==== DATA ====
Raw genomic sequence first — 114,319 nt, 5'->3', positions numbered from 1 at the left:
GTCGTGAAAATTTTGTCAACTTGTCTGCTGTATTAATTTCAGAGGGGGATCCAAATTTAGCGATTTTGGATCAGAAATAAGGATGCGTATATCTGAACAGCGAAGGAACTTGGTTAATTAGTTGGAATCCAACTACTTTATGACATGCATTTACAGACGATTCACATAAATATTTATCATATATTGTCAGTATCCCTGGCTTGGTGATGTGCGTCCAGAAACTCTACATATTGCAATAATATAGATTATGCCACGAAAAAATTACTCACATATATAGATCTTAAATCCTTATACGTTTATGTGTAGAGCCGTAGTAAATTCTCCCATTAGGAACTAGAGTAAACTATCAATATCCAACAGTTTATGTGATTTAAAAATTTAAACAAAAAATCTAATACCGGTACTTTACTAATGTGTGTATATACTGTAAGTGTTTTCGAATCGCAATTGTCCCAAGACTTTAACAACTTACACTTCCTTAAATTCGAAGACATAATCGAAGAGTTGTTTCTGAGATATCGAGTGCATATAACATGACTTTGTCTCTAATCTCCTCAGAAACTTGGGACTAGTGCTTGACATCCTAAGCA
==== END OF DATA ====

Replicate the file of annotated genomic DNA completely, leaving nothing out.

Raw genomic sequence first — 114,319 nt, 5'->3', positions numbered from 1 at the left:
GTCGTGAAAATTTTGTCAACTTGTCTGCTGTATTAATTTCAGAGGGGGATCCAAATTTAGCGATTTTGGATCAGAAATAAGGATGCGTATATCTGAACAGCGAAGGAACTTGGTTAATTAGTTGGAATCCAACTACTTTATGACATGCATTTACAGACGATTCACATAAATATTTATCATATATTGTCAGTATCCCTGGCTTGGTGATGTGCGTCCAGAAACTCTACATATTGCAATAATATAGATTATGCCACGAAAAAATTACTCACATATATAGATCTTAAATCCTTATACGTTTATGTGTAGAGCCGTAGTAAATTCTCCCATTAGGAACTAGAGTAAACTATCAATATCCAACAGTTTATGTGATTTAAAAATTTAAACAAAAAATCTAATACCGGTACTTTACTAATGTGTGTATATACTGTAAGTGTTTTCGAATCGCAATTGTCCCAAGACTTTAACAACTTACACTTCCTTAAATTCGAAGACATAATCGAAGAGTTGTTTCTGAGATATCGAGTGCATATAACATGACTTTGTCTCTAATCTCCTCAGAAACTTGGGACTAGTGCTTGACATCCTAAGCA